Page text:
If the Gulen Movement is thus responsible for the failed Turkish coup, we must then look at the possibility that the CIA and other branches of U.S. intelligence were involved as well. Just as the nationalists have their reasons for wanting to see Erdogan deposed, the Western intelligence/imperialist factions might very well have their own, albeit 180 degrees different from those of the nationalists. Keep in mind, Erdogan’s Turkey has, over the last several weeks, expressed greater tendency toward reconciliation with Russia both in terms of geopolitical issues as well as economic projects. After having apologized to Russia for the downing of a Russian jet, relations between the two countries seemed to have warmed despite the continuation of a deep rift between them on the issue of Syria and terrorism. With the issue regarding the shoot down of the Russian jet now largely solved, both Russia and Turkey are now able to use the recent warming of relations to get back to business setting up and developing the Russia-Turkey gas pipeline. It is for this reason that some researchers have suggested that the United States is behind the Turkish coup, perhaps using Gulen as the battering ram against Erdogan so as to disrupt the potential Russia-Turkey cooperation and Turkey’s political move toward Russia.
Essentially, this is the position of researcher and geopolitical analyst with the Katehon think tank in Moscow and writer for Sputnik News, Andrew Korybko.
“The US leveraged its influence over the Turkish military via the Gulen faction to stage the coup attempt. Washington was shocked at the Russian-Turkish detente and wanted to offset Ankara’s new foreign policy rethinking,” Korybko says. “Turkey will more than likely shut down the Syrian border and implicitly agree to President Assad remaining in office, despite whatever face-saving statements they make to the contrary.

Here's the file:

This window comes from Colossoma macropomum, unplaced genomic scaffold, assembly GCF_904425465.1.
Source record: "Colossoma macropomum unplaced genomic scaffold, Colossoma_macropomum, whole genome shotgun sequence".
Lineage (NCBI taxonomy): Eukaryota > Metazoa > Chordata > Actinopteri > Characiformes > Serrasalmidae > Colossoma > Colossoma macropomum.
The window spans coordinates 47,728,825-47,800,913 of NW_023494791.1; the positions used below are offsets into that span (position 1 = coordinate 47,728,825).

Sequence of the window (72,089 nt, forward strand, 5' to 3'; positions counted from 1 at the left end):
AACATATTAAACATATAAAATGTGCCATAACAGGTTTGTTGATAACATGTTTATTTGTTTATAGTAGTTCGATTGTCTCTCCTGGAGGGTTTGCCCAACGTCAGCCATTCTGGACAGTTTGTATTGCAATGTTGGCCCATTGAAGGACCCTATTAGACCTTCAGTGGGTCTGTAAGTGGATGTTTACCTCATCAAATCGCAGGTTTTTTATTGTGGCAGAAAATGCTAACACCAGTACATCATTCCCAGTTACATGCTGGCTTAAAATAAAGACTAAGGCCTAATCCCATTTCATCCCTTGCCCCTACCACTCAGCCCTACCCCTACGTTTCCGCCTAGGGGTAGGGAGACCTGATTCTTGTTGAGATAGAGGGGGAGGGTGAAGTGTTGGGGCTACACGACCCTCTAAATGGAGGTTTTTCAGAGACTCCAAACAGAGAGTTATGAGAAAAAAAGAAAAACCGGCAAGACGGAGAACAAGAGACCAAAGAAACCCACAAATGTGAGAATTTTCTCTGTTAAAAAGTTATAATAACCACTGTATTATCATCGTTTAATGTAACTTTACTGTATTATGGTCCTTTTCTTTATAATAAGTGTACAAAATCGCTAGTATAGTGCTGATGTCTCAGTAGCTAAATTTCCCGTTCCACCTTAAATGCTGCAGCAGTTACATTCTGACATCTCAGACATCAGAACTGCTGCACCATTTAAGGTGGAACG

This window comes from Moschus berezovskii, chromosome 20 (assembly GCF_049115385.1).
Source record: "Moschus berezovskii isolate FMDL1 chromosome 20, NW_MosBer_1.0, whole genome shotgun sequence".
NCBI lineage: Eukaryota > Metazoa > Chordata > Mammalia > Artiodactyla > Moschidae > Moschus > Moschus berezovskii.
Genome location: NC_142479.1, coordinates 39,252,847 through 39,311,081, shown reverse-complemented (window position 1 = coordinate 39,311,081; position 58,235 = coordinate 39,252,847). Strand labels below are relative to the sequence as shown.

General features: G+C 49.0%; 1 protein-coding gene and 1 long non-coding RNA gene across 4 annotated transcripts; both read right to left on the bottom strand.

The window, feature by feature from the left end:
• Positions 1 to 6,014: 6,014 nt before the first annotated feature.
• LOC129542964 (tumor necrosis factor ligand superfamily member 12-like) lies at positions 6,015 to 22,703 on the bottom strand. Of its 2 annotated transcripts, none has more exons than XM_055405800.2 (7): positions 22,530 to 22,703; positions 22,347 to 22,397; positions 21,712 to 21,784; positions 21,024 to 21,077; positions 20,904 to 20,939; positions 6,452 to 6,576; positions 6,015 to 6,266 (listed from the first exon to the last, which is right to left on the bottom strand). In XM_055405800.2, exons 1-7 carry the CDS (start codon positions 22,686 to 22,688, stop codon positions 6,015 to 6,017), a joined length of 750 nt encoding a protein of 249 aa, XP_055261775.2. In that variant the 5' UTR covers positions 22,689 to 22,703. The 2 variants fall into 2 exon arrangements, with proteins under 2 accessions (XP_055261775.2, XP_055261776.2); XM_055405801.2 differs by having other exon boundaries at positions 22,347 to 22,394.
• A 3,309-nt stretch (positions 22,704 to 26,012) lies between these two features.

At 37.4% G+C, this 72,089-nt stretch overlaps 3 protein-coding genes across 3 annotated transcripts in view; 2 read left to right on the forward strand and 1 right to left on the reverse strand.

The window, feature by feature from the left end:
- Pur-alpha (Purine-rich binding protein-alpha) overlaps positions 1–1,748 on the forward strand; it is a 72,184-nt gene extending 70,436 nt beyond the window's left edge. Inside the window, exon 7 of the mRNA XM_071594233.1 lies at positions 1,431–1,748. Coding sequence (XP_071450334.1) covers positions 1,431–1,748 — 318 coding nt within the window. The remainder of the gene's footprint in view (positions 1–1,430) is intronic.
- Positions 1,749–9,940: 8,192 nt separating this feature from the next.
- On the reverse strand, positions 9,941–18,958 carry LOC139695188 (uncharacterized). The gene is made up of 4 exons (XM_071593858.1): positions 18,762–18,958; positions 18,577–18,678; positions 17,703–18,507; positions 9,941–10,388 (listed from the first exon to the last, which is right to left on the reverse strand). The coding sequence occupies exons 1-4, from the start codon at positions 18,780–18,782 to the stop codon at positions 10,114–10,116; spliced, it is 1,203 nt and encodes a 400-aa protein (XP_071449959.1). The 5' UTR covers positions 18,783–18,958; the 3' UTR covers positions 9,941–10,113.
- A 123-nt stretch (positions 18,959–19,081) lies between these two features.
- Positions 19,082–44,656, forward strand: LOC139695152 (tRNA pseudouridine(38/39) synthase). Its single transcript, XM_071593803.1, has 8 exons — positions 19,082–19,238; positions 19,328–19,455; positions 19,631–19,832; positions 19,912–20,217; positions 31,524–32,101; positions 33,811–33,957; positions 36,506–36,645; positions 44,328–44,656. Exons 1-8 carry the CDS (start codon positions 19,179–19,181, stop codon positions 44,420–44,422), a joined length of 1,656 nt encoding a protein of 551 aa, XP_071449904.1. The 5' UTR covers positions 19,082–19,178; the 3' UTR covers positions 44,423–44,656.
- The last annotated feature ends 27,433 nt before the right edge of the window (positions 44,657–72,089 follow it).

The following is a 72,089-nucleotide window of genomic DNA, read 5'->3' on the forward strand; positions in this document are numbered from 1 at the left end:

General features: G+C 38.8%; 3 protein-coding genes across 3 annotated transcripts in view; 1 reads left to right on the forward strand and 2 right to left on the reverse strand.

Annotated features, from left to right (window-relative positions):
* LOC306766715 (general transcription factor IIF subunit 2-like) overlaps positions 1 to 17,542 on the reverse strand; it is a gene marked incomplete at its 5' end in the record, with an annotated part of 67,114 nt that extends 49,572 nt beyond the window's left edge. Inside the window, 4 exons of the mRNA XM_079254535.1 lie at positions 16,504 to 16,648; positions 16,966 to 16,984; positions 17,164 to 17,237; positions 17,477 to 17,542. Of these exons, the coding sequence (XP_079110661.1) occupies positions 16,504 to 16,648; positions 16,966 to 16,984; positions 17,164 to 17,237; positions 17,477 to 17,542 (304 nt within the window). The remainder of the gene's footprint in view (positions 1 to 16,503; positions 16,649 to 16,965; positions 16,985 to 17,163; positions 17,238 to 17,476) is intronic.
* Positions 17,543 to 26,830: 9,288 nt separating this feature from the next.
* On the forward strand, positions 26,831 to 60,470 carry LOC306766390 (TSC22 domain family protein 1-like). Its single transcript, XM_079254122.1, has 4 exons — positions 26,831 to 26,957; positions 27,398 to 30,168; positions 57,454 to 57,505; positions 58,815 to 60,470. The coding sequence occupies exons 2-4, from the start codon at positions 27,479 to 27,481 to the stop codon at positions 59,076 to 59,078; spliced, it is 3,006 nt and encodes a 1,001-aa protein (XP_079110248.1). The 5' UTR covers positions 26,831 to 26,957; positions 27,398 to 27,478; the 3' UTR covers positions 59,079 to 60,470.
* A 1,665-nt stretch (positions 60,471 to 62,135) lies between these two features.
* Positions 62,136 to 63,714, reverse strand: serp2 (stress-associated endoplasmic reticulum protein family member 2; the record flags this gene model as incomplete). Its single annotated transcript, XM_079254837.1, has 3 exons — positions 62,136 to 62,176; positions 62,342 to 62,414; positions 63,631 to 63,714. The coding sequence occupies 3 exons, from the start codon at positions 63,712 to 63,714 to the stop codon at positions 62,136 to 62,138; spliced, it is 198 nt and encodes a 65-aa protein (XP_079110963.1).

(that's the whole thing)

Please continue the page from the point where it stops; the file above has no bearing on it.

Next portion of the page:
“Furthermore,” Korybko adds, “Russia is organizing a regional coalition of powers between Syria, Turkey, Iran, and Iraq, which could also possibly be used in dismantling the US’ attempt to militantly create a “second geopolitical Israel” out of “Kurdistan.” Also, Russia and Turkey are on the brink of resuming the Balkan (Turkish) Stream pipeline, and this regional megaproject could seriously effect geopolitical change if it’s completed, as I’ve repeatedly written about in many interviews.”
Korybko also argues that the handprints of U.S. intelligence are all over the coup. “The coup perpetrators want to overthrow Erdogan and reverse his recent foreign policy shifts,” he says. “They also want to implement a ceasefire with the Kurds that would give them autonomy, “federalism”, or perhaps even independence (whether de-jure or de-facto). This would make it much easier to dismantle Syria through the YPG’s unilateral “federalization” attempt. Truth be told, there are many reasons that Turks and their military have to be seriously upset at Erdogan, not least because of his Islamization attempt to transform the constitutionally secular country, but the language used during the coup (“democracy” and “human rights”) clearly points to a hidden American hand. None of this is surprising though, since I had been following this strategic undercurrent for nearly a year now and have posted excerpts for all relevant articles during this period on my Facebook page.”
Korybko adds that “This coup attempt was engineered as the US’ unipolar fallback plan for salvaging their regional foreign policy in the Mideast and reversing the multipolar inroads that Russia had made with the Russian-Turkish detente.”
But perhaps there is a fourth option available that is able to explain exactly what happened in Turkey over the weekend. While the Turkish nationalist may have had a number of reasons that would provide a rational motive for attempting to overthrow Erdogan, the evidence, at least at this time, does not support the case that they actually did.